Plans by the Communications Authority of Kenya (CAK) to install a Device Management System on the country’s telecommunications infrastructure have sparked protests from telecom companies reluctant to plug into a third-party portal and users worried about their privacy.
The CAK says the system, which allows it to remotely identify communications devices and their users, will keep unregistered devices off the network and help in the fight against terrorism and tax evasion through unmonitored telephone calls. Privacy campaigners worry that the system could be used to intercept and collect voice and text data, reports CAK says are “misleading”.
The truth is somewhere in-between. SIM-card registration across the region has been driven in part by anti-terrorism efforts after attacks in Uganda in 2010 and in Kenya starting with Westgate in 2013. Authorities in Uganda are also keen to better monitor traffic on the telephone networks to stop telecoms from under-declaring their revenues and tax obligations.
However, evidence from across East Africa shows governments are investing heavily in their technical capability to snoop on and control their citizens’ communications. Documents and emails published by the whistle-blower website, Wikileaks, shows that Kenya’s intelligence services held conversations with the Hacking Team, a firm based in Italy, about buying a cyber-spying system.
Officials from the Hacking Team told Kenyan government officials that their Galileo Remote Control system could be used to access information in Skype, Facebook, WhatsApp, Line and Viber accounts.
War on narcotics merely perfunctory
The motivation behind the procurement were made clear when Kenyan officials asked the Italian firm to demonstrate the efficacy of their system by bringing down or defacing a critical local blog that carried controversial content, including claims of corruption in the government.
The Italian firm refused the request but it is not clear whether the system was eventually installed.
The integrity of Kenyan mobile phone telecommunications had already been brought into question earlier. Edward Snowden, the American security contractor who is currently a fugitive in Russia, had released secret documents showing that the United States’ National Security Agency (NSA) ran a phone interception programme in Kenya. According to The Intercept website, the programme allowed NSA to “scrape mobile networks for meta-data information that reveals time, source, and destination of calls” on mobile phone networks in Kenya, Philippines and Mexico.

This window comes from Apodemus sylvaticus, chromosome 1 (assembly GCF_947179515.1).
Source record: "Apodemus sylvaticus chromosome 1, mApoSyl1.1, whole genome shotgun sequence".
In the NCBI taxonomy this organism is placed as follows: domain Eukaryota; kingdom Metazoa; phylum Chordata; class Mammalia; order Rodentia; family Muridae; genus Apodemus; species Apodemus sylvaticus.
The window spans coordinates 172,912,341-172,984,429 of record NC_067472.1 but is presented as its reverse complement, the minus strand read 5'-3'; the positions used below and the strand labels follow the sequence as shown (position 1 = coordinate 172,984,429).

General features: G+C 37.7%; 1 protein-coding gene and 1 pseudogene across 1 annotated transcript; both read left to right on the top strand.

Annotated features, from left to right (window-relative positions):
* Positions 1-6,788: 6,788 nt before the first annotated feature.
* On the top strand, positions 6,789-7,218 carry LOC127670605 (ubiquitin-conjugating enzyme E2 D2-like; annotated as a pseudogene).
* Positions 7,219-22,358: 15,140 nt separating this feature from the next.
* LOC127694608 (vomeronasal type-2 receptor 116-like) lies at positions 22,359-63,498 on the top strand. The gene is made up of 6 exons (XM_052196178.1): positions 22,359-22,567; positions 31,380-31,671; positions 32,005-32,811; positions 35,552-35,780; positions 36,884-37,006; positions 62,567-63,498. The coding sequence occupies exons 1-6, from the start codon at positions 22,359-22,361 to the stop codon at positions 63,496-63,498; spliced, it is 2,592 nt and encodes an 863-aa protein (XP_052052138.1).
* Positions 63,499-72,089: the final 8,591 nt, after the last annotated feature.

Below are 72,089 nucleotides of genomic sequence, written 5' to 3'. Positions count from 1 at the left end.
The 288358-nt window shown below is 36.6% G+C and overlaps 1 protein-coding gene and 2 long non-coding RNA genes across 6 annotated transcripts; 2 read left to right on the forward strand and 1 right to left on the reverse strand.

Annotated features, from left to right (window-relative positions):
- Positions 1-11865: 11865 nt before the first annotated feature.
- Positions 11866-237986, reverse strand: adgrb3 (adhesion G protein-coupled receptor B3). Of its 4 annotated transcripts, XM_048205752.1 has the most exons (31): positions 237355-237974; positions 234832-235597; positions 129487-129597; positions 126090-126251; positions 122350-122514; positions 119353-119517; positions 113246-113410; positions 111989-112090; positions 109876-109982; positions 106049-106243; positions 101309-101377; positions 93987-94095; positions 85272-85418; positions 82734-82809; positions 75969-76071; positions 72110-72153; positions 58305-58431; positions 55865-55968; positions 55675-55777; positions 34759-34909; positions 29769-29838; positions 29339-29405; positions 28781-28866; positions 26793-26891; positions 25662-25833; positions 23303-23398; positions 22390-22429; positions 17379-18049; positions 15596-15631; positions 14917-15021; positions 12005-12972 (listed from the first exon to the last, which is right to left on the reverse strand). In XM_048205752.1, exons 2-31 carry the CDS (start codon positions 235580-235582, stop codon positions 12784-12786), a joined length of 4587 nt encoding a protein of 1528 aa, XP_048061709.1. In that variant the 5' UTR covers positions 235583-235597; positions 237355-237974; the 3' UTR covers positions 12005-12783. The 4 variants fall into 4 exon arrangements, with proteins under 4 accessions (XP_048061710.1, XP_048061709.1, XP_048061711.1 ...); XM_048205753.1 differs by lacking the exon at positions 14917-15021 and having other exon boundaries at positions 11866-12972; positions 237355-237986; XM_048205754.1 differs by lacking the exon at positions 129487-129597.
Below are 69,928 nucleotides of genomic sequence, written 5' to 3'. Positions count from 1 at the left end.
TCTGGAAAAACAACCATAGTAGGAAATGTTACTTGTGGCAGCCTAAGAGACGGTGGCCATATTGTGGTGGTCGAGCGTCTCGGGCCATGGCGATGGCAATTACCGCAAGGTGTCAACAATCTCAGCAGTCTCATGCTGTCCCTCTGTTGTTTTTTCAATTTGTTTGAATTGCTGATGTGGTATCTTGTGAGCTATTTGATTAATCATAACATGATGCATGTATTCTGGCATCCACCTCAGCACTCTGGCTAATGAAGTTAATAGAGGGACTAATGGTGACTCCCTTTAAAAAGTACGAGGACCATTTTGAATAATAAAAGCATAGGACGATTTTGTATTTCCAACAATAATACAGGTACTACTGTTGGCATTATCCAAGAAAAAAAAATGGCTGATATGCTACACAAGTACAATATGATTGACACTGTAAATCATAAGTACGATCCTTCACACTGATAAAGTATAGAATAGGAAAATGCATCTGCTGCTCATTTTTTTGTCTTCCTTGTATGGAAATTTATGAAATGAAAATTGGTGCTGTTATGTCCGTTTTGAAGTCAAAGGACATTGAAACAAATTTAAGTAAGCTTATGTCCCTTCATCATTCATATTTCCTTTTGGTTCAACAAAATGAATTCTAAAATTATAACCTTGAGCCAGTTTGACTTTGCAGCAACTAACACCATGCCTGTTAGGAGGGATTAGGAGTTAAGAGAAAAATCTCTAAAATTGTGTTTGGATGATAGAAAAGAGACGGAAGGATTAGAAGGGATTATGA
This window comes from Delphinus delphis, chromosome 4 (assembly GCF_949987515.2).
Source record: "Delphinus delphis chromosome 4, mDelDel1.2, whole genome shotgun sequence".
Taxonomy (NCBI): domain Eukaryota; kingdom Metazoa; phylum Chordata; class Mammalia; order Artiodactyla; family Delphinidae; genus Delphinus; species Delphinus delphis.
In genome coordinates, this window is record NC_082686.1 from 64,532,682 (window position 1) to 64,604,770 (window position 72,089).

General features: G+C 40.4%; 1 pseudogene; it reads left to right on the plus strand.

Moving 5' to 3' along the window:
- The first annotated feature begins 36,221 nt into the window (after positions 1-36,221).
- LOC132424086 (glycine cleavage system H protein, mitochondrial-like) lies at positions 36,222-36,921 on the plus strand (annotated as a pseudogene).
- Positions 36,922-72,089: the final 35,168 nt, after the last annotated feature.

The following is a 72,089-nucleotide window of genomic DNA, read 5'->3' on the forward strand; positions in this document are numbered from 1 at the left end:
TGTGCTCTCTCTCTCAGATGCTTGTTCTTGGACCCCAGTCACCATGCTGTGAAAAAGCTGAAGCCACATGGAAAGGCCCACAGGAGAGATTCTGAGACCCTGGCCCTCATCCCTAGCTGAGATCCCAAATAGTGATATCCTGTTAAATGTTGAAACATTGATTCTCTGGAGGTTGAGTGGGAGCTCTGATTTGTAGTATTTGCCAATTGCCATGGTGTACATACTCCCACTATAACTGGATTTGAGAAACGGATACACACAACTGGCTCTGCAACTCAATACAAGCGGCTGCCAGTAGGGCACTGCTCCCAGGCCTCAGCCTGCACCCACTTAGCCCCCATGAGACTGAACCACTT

The Intercept noted: “The operation in Kenya is ‘sponsored’ by the CIA, according to the documents, and collects ‘GSM metadata with the potential for content at a later date’.”
An advanced version of the same programme allowed NSA to secretly intercept, record and archive all audio calls in the Bahamas, a small island nation, and another unnamed country, and store them for up to 30 minutes.
State agencies in most countries have always had the capacity to intercept telephone calls. But the proliferation of smartphones and the rise of in-app communications have forced a new scramble by intelligence agencies to catch up and by-pass the encryption used in some of the apps. This has led to the development of a new high-tech spying industry whose annual value is estimated to be more than a billion dollars.
Ability to spy
It has also given state agencies the ability to spy on private communications, including of political rivals, civil society actors and journalists, sometimes outside the law.
Privacy International, a London-based charity that investigates the subject, found that military intelligence in Uganda bought FinFisher, an intrusive malware, from a German firm, Gamma International GmbH, after protests broke out in the aftermath of the disputed 2011 election.
“FinFisher was the ‘backbone’ of a secret operation to spy on leading opposition members, activists, elected officials, intelligence insiders and journalists following the 2011 election which President Museveni [won] following evidence of vote-buying and misuse of state funds,” the charity noted in its report, For God and my President: State Surveillance in Uganda.